I worked as a janitor for a summer at an oil refinery. We were required to wear a "fire resistant" (A friend of mine took one home and we didn't have any real problems lighting that puppy up) orange jumpsuit and hat over our regular clothes (we were required to wear regular clothes underneath, I'm not entirely sure of their logic) in weather that routinely exceeded 100 degrees with 90-100% humidity. (The refinery was located on the edge of a river)
I was also required to shave, which I despise (the more of my face covered the better), just in case the refinery caught fire or spewed posion or something of the like. The thing was that there were about 25 people to each respirator and the chances of a janitor getting one over any other person in the plant were minimal at best.
I remember a place in the refinery called "Sulfur Recovery" where super-hot sulfur was pumped through a bunch of pipes in a fairly small area. The net result was that sulfur recovery got about 25 degrees hotter than the rest of the plant and reeked of boiling hot rotten eggs.
My other favorite area was the coker where they manufactured grease. The entire area was pretty much a shade of black and slippery as hell. We would go in to scrub the floors with super heavy duty floor machines once a week and by the time the next week came around it looked just as bad as before.
Most refinery workers also tended to not be the most, uh, cultured I guess. They tended to miss the toilets quite a bit and left porno mags laying all over the place. It was kinda uncomfortable to be scrubbing urinals while some dude with three teeth was flipping through a Hustler on the crapper next to you. I also really enjoyed (sarcasm) that when they would occasionally talk to us it was usually to tell some horrible racist joke. (I'd say about 95% of the plant workers were white)
Basically, the job was so bad that the only thing that I could do was to laugh at how awful everything was. This was long before "Dirty Jobs" but that job could have easily made it on that program.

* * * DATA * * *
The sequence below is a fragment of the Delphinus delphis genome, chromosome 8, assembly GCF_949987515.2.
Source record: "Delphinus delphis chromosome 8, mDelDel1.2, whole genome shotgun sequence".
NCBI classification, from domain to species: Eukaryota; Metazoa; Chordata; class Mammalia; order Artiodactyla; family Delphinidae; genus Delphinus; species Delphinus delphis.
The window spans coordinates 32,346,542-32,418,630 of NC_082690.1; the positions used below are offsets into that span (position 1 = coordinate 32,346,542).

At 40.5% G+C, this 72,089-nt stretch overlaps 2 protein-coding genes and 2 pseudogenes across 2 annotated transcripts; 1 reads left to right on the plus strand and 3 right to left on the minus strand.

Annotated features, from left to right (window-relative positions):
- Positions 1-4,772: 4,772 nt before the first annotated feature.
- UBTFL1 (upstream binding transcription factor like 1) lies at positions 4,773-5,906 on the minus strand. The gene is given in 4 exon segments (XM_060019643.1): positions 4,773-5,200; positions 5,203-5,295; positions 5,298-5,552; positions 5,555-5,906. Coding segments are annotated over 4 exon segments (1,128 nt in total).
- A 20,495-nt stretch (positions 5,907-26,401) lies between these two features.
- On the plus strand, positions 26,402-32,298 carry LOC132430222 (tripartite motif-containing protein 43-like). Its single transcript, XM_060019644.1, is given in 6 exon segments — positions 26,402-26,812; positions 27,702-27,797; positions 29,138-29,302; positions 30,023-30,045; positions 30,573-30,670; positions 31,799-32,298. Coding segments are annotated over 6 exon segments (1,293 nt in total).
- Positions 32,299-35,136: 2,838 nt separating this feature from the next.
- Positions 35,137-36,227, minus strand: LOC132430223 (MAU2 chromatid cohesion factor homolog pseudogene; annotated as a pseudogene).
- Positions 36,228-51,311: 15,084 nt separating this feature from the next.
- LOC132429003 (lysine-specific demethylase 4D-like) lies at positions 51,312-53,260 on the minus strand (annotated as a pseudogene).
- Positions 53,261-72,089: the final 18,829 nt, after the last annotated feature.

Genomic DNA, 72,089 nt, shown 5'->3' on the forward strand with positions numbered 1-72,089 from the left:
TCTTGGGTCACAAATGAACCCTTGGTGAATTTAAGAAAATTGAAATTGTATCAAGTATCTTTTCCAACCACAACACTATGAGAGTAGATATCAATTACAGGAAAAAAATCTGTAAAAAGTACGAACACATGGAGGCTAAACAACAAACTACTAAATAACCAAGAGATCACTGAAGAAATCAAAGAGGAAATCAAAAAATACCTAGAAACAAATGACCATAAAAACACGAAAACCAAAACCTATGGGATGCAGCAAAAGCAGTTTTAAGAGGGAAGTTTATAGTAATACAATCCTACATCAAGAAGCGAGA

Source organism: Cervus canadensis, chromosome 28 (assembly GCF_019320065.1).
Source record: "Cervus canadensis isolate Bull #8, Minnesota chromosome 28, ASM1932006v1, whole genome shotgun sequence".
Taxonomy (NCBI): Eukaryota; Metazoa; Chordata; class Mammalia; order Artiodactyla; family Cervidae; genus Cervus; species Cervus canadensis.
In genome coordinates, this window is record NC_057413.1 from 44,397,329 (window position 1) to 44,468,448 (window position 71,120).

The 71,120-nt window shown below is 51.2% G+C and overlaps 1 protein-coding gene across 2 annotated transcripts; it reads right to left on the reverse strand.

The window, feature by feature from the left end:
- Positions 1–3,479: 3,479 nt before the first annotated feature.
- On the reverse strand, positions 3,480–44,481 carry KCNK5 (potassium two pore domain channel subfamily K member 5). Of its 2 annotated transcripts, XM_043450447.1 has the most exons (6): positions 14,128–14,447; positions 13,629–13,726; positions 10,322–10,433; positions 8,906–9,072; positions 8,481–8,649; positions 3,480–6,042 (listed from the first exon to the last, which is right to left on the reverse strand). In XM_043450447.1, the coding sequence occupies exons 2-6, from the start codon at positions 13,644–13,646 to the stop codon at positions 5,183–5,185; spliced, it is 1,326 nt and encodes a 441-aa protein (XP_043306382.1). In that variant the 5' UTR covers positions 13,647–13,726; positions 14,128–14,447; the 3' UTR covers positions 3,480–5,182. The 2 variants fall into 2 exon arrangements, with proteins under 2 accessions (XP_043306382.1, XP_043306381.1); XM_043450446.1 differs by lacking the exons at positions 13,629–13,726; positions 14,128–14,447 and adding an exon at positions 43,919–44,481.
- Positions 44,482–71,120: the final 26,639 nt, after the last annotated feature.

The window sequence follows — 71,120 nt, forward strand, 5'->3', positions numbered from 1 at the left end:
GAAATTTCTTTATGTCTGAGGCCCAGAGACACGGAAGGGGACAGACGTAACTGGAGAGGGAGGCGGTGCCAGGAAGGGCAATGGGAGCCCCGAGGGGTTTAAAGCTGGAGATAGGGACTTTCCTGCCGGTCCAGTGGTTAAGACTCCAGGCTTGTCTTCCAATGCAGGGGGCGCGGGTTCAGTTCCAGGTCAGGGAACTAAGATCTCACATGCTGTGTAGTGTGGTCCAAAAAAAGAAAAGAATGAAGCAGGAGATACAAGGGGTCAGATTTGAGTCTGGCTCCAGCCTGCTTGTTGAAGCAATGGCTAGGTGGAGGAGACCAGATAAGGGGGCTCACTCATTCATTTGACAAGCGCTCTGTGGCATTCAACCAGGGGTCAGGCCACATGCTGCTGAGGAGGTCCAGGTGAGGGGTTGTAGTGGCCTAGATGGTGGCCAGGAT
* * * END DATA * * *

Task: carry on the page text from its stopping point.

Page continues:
Oh boy you guys are making me feel so much better about myself. I was only a night/day swing shift security guard. If anyone wants to know how it is to be a guard watch the movie Armed and Dangerous. Its a comedy but it ain't kidding! Most rediculous thing I had to do was take and sell tickets at a snow dump....Yes. Training was hard you had to watch a film strip and answer a multipel choice questonare. I missed one answer and the guy marking the test looked at me like I was Stephen Hawking! To say that 90% of them were stupid is being generous. One guard from South America liked to take off his shirt and show his scars from crashing five trucks in his job down there.
I have to admit I did meet one incredibel person. He was an older gentelmen from East Germany. When the Russians took over that side the horror they started was unbalevabel. This guy joined the local resistance aided by the western Intelligence until he had to run for it when one of the people in his cell changed sides and ratted them out. That day was acctualy one of the best. The rest was total bordem mixed with just shaking my head and asking myself why am I here?
Then I got a job at a small video store and all was well till I was let go due to economics. I love movies.
We understand eachother.Anyway, my first work I did was when I was growing up...I worked in chicken farms. It involved wading through chicken shit, cleaning out chicken shit, and being literally knee-deep in chicken shit. There were dead chickens to pick up every day, and to dispose of them, I had to toss them into a big hole that was covered up by concrete blocks with a door. When I open that door, the smell literally knocks you down and if I didn't pass out from the smell, I could see a carpet of wriggling maggots. That, and working in 90-plus degree heat and having to wear a mask and getting covered up in dust....very nasty work.
I also worked at a Chicken hatchery as a student job.